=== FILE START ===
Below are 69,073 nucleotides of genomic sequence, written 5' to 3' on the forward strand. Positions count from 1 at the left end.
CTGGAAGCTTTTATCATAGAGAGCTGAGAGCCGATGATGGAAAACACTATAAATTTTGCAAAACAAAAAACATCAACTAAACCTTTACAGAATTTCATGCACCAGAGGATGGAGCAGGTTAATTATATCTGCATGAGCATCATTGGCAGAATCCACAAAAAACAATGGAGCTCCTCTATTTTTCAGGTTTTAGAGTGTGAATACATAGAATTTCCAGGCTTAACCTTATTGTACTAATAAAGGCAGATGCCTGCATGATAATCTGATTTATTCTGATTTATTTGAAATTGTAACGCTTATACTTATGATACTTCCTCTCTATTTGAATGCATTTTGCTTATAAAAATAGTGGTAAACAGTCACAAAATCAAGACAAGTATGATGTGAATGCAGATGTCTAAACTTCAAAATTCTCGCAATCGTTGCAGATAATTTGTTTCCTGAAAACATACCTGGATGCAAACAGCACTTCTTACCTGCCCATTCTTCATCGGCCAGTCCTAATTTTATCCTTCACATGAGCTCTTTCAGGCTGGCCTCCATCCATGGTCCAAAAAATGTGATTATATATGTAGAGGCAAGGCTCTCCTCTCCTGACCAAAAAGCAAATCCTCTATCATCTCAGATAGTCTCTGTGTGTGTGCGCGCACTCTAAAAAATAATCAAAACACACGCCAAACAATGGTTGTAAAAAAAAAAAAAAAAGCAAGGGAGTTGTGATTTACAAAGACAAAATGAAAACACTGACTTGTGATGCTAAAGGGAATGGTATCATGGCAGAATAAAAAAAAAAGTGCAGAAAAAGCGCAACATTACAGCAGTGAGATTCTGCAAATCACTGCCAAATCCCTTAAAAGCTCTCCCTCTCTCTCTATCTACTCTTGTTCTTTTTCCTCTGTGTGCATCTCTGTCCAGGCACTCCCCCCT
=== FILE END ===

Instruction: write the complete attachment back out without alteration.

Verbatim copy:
Below are 69,073 nucleotides of genomic sequence, written 5' to 3' on the forward strand. Positions count from 1 at the left end.
CTGGAAGCTTTTATCATAGAGAGCTGAGAGCCGATGATGGAAAACACTATAAATTTTGCAAAACAAAAAACATCAACTAAACCTTTACAGAATTTCATGCACCAGAGGATGGAGCAGGTTAATTATATCTGCATGAGCATCATTGGCAGAATCCACAAAAAACAATGGAGCTCCTCTATTTTTCAGGTTTTAGAGTGTGAATACATAGAATTTCCAGGCTTAACCTTATTGTACTAATAAAGGCAGATGCCTGCATGATAATCTGATTTATTCTGATTTATTTGAAATTGTAACGCTTATACTTATGATACTTCCTCTCTATTTGAATGCATTTTGCTTATAAAAATAGTGGTAAACAGTCACAAAATCAAGACAAGTATGATGTGAATGCAGATGTCTAAACTTCAAAATTCTCGCAATCGTTGCAGATAATTTGTTTCCTGAAAACATACCTGGATGCAAACAGCACTTCTTACCTGCCCATTCTTCATCGGCCAGTCCTAATTTTATCCTTCACATGAGCTCTTTCAGGCTGGCCTCCATCCATGGTCCAAAAAATGTGATTATATATGTAGAGGCAAGGCTCTCCTCTCCTGACCAAAAAGCAAATCCTCTATCATCTCAGATAGTCTCTGTGTGTGTGCGCGCACTCTAAAAAATAATCAAAACACACGCCAAACAATGGTTGTAAAAAAAAAAAAAAAAGCAAGGGAGTTGTGATTTACAAAGACAAAATGAAAACACTGACTTGTGATGCTAAAGGGAATGGTATCATGGCAGAATAAAAAAAAAAGTGCAGAAAAAGCGCAACATTACAGCAGTGAGATTCTGCAAATCACTGCCAAATCCCTTAAAAGCTCTCCCTCTCTCTCTATCTACTCTTGTTCTTTTTCCTCTGTGTGCATCTCTGTCCAGGCACTCCCCCCT